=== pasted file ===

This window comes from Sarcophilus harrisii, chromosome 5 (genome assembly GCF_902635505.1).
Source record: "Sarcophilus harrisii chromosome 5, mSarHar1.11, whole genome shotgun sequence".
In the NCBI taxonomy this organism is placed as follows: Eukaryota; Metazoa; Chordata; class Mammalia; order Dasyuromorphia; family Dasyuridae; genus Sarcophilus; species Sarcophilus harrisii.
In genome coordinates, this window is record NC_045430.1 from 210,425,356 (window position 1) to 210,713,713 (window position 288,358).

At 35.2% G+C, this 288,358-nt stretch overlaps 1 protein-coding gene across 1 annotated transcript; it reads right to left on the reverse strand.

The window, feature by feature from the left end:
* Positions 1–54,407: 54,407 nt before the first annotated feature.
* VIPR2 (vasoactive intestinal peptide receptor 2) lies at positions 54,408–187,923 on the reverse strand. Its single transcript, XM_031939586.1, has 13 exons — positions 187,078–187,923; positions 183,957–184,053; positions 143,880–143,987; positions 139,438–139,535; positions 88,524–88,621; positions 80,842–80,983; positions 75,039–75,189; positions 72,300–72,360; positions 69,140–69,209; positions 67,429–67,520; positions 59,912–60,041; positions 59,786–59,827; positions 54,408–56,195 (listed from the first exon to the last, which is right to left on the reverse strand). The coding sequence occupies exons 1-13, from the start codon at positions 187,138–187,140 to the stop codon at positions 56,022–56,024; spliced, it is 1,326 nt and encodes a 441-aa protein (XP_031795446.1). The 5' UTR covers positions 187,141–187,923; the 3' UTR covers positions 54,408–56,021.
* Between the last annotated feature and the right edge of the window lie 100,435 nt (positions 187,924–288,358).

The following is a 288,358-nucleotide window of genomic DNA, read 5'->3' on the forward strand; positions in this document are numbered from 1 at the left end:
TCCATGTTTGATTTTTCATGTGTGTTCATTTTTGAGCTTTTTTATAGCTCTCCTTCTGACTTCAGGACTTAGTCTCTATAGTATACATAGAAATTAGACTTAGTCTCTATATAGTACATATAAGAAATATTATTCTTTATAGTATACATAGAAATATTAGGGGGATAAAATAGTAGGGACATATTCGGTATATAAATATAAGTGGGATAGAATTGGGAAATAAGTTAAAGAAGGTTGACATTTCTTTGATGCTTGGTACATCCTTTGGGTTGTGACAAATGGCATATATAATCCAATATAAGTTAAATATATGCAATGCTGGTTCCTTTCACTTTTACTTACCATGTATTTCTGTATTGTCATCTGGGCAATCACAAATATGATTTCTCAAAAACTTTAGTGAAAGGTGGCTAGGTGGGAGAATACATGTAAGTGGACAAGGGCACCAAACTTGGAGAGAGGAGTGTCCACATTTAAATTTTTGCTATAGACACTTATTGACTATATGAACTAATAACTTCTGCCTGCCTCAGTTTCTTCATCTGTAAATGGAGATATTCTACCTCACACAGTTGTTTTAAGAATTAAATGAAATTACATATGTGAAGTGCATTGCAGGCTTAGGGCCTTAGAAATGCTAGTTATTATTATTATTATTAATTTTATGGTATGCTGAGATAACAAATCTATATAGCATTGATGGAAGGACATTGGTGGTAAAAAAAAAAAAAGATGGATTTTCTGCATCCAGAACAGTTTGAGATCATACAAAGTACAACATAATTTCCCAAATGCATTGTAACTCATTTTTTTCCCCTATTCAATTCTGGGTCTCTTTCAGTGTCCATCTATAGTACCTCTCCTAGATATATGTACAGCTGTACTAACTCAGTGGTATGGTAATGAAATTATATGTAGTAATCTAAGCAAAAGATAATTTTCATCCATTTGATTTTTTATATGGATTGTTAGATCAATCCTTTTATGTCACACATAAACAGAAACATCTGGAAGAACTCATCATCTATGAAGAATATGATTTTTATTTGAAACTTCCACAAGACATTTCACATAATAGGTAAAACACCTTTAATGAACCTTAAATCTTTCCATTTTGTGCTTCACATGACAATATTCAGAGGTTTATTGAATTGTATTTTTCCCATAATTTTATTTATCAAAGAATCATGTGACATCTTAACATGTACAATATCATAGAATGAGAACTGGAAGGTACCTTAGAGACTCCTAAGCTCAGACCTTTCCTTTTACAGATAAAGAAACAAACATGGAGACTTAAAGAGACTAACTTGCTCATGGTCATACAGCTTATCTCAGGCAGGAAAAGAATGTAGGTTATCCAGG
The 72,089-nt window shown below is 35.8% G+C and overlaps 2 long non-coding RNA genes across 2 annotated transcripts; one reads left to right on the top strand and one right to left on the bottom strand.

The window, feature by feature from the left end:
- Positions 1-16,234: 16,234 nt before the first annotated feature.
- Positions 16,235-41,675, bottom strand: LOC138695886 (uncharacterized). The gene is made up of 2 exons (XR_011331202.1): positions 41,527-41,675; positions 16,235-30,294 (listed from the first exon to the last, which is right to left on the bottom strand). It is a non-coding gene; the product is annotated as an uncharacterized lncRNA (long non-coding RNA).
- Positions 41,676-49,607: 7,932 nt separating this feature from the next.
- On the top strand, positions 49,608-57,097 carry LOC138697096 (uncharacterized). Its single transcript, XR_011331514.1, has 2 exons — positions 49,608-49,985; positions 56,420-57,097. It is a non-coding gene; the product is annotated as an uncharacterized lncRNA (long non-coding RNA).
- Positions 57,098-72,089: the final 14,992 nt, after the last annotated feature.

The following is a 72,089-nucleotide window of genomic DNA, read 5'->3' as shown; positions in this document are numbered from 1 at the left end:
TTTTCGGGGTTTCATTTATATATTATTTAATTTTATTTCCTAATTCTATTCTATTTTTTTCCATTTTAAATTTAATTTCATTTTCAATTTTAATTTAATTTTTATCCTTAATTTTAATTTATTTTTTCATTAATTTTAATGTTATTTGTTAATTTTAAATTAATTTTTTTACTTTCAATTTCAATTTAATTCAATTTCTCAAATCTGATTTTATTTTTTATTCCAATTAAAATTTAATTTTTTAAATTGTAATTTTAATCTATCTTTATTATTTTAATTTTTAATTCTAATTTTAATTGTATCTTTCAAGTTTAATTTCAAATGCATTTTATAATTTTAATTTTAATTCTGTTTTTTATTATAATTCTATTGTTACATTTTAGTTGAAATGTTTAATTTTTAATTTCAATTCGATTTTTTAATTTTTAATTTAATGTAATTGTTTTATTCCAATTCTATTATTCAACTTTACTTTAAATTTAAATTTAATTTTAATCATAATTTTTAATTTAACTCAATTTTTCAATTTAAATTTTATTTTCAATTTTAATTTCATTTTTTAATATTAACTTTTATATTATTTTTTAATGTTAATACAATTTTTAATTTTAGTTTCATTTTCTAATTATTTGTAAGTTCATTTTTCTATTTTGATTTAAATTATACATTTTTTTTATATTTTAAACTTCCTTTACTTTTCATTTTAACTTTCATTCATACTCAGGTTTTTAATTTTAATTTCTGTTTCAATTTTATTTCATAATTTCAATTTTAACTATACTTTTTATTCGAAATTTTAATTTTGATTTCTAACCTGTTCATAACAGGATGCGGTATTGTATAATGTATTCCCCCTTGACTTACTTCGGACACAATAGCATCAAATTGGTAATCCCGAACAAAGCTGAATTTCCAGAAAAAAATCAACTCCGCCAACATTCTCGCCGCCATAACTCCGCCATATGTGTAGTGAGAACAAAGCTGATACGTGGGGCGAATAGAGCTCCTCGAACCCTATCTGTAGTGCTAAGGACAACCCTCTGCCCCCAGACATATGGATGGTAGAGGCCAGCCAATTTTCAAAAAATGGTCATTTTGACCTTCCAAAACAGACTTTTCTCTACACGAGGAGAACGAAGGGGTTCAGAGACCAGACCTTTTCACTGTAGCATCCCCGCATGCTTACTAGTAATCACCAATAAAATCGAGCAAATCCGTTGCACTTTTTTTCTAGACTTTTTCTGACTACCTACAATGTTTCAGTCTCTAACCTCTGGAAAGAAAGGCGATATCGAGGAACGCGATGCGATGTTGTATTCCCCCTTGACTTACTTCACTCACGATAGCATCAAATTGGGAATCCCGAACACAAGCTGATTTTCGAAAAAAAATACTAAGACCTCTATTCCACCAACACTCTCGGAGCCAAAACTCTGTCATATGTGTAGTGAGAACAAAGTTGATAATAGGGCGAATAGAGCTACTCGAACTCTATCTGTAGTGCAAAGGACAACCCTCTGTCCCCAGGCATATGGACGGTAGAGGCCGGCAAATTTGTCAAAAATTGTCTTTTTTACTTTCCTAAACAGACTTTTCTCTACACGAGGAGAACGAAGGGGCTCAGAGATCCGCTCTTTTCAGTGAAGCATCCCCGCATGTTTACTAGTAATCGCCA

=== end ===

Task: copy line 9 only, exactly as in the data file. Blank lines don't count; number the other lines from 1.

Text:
* Between the last annotated feature and the right edge of the window lie 100,435 nt (positions 187,924–288,358).